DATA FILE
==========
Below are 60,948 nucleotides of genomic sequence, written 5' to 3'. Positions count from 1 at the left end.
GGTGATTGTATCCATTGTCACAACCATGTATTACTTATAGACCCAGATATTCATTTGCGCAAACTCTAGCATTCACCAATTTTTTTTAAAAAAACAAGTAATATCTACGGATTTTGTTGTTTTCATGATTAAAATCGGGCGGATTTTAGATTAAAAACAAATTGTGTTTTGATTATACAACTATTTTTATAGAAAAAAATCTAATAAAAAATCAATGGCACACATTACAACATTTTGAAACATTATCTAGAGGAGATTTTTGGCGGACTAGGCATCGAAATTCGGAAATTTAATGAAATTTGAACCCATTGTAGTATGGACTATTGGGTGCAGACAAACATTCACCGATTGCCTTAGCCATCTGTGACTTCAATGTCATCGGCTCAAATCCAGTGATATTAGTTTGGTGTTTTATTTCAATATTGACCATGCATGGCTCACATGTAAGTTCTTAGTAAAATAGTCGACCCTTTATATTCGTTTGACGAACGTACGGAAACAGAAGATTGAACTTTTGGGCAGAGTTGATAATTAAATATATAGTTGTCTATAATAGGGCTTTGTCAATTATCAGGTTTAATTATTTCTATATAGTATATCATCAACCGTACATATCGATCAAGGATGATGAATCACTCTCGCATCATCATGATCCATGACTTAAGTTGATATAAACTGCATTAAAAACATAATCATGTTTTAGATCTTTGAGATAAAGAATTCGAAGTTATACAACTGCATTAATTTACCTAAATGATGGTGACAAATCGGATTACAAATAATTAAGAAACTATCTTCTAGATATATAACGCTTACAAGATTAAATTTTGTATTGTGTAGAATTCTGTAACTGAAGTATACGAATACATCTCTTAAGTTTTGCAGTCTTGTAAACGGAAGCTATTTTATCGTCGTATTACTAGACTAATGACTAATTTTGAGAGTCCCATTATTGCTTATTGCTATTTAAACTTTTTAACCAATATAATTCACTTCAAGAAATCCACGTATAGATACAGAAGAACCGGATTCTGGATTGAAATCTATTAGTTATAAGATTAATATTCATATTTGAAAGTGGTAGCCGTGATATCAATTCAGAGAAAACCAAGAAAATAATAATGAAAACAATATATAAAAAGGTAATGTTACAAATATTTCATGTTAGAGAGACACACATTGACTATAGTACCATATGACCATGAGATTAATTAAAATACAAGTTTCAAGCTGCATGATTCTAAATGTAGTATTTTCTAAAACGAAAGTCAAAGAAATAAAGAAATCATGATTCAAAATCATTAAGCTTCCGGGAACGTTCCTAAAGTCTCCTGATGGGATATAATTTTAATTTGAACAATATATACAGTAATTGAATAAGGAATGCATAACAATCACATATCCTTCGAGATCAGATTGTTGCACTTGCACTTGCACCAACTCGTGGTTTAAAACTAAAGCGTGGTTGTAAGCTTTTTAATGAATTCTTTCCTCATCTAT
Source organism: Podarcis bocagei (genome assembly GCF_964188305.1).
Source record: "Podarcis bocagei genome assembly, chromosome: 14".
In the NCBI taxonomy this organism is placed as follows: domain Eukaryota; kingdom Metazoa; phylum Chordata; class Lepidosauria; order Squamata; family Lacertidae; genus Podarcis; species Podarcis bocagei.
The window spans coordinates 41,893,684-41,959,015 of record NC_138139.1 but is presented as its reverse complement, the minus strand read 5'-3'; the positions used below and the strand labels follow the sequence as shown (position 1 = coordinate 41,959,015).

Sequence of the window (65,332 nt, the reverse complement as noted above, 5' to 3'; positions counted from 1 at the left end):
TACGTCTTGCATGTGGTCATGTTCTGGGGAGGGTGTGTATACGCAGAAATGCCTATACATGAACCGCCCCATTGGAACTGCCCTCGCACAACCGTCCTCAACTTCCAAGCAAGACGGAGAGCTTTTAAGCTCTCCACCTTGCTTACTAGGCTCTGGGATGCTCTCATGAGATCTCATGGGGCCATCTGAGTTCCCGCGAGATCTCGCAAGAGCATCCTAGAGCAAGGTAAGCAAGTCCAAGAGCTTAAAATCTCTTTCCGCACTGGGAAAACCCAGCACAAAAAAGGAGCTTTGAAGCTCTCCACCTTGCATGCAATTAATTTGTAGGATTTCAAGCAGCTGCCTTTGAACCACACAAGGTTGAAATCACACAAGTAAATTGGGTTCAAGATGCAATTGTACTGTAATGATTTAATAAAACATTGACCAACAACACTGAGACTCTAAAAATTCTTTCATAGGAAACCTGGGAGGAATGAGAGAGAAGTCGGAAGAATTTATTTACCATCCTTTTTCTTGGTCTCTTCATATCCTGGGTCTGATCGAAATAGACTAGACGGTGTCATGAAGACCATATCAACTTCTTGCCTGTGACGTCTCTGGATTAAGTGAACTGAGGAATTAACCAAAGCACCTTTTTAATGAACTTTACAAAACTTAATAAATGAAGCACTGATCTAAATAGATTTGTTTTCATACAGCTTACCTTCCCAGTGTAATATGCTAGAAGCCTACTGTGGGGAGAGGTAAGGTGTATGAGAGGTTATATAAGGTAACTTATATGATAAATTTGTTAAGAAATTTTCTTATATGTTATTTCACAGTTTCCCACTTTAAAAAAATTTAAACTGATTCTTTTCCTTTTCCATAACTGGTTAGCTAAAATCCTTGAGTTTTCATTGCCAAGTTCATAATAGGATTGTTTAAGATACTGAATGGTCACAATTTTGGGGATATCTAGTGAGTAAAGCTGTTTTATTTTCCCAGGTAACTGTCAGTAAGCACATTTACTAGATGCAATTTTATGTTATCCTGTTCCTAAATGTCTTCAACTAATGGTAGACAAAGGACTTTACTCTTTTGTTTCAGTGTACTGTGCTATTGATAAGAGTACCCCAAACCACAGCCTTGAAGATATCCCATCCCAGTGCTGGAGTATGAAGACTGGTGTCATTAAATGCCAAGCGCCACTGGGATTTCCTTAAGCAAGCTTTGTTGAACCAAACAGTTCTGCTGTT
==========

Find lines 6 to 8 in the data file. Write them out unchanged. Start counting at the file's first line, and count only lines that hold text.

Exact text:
The window spans coordinates 41,893,684-41,959,015 of record NC_138139.1 but is presented as its reverse complement, the minus strand read 5'-3'; the positions used below and the strand labels follow the sequence as shown (position 1 = coordinate 41,959,015).

Sequence of the window (65,332 nt, the reverse complement as noted above, 5' to 3'; positions counted from 1 at the left end):
TACGTCTTGCATGTGGTCATGTTCTGGGGAGGGTGTGTATACGCAGAAATGCCTATACATGAACCGCCCCATTGGAACTGCCCTCGCACAACCGTCCTCAACTTCCAAGCAAGACGGAGAGCTTTTAAGCTCTCCACCTTGCTTACTAGGCTCTGGGATGCTCTCATGAGATCTCATGGGGCCATCTGAGTTCCCGCGAGATCTCGCAAGAGCATCCTAGAGCAAGGTAAGCAAGTCCAAGAGCTTAAAATCTCTTTCCGCACTGGGAAAACCCAGCACAAAAAAGGAGCTTTGAAGCTCTCCACCTTGCATGCAATTAATTTGTAGGATTTCAAGCAGCTGCCTTTGAACCACACAAGGTTGAAATCACACAAGTAAATTGGGTTCAAGATGCAATTGTACTGTAATGATTTAATAAAACATTGACCAACAACACTGAGACTCTAAAAATTCTTTCATAGGAAACCTGGGAGGAATGAGAGAGAAGTCGGAAGAATTTATTTACCATCCTTTTTCTTGGTCTCTTCATATCCTGGGTCTGATCGAAATAGACTAGACGGTGTCATGAAGACCATATCAACTTCTTGCCTGTGACGTCTCTGGATTAAGTGAACTGAGGAATTAACCAAAGCACCTTTTTAATGAACTTTACAAAACTTAATAAATGAAGCACTGATCTAAATAGATTTGTTTTCATACAGCTTACCTTCCCAGTGTAATATGCTAGAAGCCTACTGTGGGGAGAGGTAAGGTGTATGAGAGGTTATATAAGGTAACTTATATGATAAATTTGTTAAGAAATTTTCTTATATGTTATTTCACAGTTTCCCACTTTAAAAAAATTTAAACTGATTCTTTTCCTTTTCCATAACTGGTTAGCTAAAATCCTTGAGTTTTCATTGCCAAGTTCATAATAGGATTGTTTAAGATACTGAATGGTCACAATTTTGGGGATATCTAGTGAGTAAAGCTGTTTTATTTTCCCAGGTAACTGTCAGTAAGCACATTTACTAGATGCAATTTTATGTTATCCTGTTCCTAAATGTCTTCAACTAATGGTAGACAAAGGACTTTACTCTTTTGTTTCAGTGTACTGTGCTATTGATAAGAGTACCCCAAACCACAGCCTTGAAGATATCCCATCCCAGTGCTGGAGTATGAAGACTGGTGTCATTAAATGCCAAGCGCCACTGGGATTTCCTTAAGCAAGCTTTGTTGAACCAAACAGTTCTGCTGTT